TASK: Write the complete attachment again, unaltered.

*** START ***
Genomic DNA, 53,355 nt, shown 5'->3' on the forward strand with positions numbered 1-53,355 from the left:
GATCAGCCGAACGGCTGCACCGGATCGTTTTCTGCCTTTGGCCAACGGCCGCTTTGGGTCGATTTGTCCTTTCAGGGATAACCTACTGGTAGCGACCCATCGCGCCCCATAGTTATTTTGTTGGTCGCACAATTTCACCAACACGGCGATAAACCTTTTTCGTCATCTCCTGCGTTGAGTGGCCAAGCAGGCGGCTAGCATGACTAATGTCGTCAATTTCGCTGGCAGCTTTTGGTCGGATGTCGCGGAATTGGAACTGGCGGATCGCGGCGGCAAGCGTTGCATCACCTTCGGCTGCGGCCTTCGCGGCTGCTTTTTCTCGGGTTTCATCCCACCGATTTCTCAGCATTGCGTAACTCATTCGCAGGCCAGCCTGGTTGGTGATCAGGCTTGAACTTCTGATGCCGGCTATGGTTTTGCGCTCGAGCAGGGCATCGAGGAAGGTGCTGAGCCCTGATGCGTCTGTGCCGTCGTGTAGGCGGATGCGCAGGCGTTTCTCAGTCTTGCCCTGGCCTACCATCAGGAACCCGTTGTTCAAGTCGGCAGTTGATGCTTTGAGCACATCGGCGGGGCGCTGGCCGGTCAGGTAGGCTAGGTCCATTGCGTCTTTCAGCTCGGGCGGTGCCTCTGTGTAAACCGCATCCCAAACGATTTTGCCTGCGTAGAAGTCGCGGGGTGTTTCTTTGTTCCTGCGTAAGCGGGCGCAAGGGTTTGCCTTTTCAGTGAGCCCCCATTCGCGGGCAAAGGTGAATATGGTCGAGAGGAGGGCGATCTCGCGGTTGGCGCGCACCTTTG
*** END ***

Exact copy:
Genomic DNA, 53,355 nt, shown 5'->3' on the forward strand with positions numbered 1-53,355 from the left:
GATCAGCCGAACGGCTGCACCGGATCGTTTTCTGCCTTTGGCCAACGGCCGCTTTGGGTCGATTTGTCCTTTCAGGGATAACCTACTGGTAGCGACCCATCGCGCCCCATAGTTATTTTGTTGGTCGCACAATTTCACCAACACGGCGATAAACCTTTTTCGTCATCTCCTGCGTTGAGTGGCCAAGCAGGCGGCTAGCATGACTAATGTCGTCAATTTCGCTGGCAGCTTTTGGTCGGATGTCGCGGAATTGGAACTGGCGGATCGCGGCGGCAAGCGTTGCATCACCTTCGGCTGCGGCCTTCGCGGCTGCTTTTTCTCGGGTTTCATCCCACCGATTTCTCAGCATTGCGTAACTCATTCGCAGGCCAGCCTGGTTGGTGATCAGGCTTGAACTTCTGATGCCGGCTATGGTTTTGCGCTCGAGCAGGGCATCGAGGAAGGTGCTGAGCCCTGATGCGTCTGTGCCGTCGTGTAGGCGGATGCGCAGGCGTTTCTCAGTCTTGCCCTGGCCTACCATCAGGAACCCGTTGTTCAAGTCGGCAGTTGATGCTTTGAGCACATCGGCGGGGCGCTGGCCGGTCAGGTAGGCTAGGTCCATTGCGTCTTTCAGCTCGGGCGGTGCCTCTGTGTAAACCGCATCCCAAACGATTTTGCCTGCGTAGAAGTCGCGGGGTGTTTCTTTGTTCCTGCGTAAGCGGGCGCAAGGGTTTGCCTTTTCAGTGAGCCCCCATTCGCGGGCAAAGGTGAATATGGTCGAGAGGAGGGCGATCTCGCGGTTGGCGCGCACCTTTG